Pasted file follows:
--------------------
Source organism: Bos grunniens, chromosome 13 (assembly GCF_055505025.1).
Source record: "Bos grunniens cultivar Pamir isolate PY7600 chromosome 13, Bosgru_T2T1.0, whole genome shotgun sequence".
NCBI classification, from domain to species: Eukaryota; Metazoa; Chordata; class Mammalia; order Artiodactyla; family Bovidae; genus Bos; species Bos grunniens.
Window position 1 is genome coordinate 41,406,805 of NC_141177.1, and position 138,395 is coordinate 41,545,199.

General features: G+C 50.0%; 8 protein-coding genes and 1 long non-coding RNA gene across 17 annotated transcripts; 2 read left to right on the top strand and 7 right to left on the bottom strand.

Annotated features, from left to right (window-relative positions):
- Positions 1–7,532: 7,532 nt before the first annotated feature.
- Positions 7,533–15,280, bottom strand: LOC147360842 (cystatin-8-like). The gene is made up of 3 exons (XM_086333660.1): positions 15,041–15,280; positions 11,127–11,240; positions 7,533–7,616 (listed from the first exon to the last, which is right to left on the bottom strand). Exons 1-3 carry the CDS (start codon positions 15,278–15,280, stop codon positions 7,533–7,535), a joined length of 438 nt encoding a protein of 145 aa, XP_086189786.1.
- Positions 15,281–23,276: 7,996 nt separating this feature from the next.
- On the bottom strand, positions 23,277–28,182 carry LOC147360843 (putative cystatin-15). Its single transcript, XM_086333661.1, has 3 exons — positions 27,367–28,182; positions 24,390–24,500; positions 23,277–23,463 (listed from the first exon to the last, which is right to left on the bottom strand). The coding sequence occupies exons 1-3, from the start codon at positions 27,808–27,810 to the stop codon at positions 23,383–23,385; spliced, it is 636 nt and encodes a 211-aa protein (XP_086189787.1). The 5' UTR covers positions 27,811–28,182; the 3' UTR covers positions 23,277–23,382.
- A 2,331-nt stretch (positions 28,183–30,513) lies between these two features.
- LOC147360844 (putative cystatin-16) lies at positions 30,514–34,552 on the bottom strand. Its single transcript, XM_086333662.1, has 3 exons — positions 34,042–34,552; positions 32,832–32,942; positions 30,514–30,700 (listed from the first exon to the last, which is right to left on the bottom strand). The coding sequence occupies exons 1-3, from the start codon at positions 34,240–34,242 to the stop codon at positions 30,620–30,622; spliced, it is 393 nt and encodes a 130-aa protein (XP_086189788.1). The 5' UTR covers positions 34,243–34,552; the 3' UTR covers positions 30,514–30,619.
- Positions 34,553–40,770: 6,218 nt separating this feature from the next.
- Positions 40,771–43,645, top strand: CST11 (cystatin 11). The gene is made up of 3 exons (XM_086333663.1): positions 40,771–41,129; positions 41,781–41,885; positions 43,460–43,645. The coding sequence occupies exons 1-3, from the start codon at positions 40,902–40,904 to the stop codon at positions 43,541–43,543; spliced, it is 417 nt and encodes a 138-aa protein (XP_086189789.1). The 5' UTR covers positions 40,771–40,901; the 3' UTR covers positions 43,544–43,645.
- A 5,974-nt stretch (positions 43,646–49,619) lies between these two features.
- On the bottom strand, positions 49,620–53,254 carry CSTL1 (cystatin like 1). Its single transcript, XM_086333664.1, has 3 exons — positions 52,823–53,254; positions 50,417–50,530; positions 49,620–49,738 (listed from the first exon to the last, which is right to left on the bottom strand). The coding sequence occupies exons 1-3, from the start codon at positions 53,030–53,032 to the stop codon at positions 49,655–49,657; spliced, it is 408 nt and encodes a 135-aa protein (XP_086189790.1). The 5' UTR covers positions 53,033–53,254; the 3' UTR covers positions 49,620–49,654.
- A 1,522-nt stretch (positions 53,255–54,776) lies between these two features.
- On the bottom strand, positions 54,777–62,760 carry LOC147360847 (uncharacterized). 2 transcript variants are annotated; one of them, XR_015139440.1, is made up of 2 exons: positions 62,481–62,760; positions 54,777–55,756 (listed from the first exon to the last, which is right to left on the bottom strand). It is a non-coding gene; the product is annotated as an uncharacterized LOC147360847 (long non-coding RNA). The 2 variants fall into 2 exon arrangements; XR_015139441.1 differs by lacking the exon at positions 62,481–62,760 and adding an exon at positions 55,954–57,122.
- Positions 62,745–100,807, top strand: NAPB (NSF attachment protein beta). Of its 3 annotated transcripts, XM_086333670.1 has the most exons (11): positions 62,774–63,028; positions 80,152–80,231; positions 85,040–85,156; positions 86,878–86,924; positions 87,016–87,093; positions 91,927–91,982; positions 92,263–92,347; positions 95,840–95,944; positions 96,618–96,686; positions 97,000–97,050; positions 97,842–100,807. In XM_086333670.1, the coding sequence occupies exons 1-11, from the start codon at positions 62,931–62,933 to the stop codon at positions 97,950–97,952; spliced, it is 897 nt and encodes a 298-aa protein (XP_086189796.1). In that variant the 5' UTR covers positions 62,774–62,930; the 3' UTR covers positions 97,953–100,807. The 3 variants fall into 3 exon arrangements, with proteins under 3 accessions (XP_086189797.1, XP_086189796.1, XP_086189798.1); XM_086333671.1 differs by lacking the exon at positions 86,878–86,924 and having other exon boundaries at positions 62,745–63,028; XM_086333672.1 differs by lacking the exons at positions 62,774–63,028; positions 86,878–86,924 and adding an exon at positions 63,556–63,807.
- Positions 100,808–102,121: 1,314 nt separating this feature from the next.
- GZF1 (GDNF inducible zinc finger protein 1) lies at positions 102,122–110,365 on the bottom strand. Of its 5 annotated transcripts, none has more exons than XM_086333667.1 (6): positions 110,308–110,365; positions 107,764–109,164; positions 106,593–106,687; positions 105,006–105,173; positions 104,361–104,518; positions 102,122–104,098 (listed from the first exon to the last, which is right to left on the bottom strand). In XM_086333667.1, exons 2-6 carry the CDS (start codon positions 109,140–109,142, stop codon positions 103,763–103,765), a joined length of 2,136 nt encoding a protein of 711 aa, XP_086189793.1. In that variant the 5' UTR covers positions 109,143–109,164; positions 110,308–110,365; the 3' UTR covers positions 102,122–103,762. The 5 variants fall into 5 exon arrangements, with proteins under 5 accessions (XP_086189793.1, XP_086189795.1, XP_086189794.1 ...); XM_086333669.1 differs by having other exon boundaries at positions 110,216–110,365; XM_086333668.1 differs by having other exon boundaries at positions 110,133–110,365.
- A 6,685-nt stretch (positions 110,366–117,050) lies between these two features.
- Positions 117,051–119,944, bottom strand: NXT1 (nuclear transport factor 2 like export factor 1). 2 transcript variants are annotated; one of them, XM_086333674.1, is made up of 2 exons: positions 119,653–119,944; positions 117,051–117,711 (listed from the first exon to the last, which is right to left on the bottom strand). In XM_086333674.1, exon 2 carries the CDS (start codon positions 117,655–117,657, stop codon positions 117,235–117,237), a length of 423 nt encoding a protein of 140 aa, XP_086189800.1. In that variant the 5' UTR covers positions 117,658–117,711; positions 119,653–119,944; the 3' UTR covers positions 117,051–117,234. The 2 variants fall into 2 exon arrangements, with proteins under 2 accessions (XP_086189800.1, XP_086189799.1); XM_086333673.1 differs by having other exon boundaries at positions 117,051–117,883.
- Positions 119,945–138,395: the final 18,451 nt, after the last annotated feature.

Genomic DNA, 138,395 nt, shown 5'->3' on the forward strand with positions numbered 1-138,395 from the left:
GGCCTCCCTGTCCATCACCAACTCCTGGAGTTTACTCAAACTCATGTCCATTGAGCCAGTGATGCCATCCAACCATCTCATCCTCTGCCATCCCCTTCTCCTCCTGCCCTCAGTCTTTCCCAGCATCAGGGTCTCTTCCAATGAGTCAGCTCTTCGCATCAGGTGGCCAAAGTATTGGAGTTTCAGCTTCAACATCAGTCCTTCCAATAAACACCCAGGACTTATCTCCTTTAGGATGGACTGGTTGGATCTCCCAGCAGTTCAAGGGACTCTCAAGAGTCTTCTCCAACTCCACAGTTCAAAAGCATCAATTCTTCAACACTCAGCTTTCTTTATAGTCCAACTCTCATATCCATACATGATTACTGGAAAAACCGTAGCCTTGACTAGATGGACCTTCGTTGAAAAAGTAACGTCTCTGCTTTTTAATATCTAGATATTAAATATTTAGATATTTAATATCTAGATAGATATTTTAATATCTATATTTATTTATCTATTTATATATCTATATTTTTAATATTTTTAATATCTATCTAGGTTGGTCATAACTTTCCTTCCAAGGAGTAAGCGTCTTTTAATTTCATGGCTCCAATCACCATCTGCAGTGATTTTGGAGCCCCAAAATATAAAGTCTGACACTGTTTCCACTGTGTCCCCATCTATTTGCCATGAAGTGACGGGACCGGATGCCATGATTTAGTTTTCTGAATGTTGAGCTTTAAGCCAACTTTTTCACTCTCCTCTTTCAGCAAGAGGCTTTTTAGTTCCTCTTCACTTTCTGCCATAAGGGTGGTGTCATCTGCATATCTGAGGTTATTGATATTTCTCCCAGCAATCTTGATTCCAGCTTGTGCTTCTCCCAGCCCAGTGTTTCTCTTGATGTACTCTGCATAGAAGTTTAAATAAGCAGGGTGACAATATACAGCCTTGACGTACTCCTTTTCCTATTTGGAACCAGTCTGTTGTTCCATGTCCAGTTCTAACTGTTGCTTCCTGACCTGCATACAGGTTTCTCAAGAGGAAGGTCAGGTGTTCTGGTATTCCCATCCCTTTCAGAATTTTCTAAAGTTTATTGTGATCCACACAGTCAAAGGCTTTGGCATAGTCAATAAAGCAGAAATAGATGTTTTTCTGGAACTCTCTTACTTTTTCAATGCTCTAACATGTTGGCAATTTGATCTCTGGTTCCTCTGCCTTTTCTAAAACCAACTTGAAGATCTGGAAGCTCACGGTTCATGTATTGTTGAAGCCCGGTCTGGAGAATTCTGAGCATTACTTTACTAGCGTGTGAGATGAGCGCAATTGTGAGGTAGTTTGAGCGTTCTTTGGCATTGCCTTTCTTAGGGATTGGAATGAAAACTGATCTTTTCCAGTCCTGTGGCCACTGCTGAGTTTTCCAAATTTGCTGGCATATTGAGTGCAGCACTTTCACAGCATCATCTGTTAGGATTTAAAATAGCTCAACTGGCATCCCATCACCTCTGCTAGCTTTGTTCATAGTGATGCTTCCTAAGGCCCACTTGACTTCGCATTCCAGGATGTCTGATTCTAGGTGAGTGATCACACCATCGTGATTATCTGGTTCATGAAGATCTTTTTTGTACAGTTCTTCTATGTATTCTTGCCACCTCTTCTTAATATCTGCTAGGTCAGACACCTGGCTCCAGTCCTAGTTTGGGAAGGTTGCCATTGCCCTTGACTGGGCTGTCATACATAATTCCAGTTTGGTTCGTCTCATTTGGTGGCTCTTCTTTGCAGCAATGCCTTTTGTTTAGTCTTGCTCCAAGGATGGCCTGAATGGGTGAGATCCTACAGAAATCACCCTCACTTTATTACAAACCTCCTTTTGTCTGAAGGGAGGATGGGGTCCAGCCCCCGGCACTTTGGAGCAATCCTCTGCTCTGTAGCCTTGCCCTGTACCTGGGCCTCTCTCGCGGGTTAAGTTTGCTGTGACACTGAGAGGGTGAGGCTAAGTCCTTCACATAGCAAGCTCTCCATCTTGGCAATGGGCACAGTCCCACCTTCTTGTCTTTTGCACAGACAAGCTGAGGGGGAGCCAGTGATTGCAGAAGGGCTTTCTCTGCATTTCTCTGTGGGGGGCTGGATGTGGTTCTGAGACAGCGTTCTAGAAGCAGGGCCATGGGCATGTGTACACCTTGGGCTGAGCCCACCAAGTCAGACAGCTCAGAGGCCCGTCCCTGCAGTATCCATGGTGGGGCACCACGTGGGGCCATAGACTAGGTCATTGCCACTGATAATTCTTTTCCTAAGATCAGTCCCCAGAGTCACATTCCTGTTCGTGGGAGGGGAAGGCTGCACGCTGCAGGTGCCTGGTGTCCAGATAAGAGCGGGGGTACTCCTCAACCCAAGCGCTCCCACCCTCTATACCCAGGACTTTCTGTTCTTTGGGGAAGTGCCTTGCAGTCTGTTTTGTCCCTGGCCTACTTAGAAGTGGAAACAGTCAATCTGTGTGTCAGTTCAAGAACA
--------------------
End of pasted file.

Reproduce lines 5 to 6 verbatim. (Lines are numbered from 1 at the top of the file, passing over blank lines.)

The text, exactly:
General features: G+C 50.0%; 8 protein-coding genes and 1 long non-coding RNA gene across 17 annotated transcripts; 2 read left to right on the top strand and 7 right to left on the bottom strand.

Annotated features, from left to right (window-relative positions):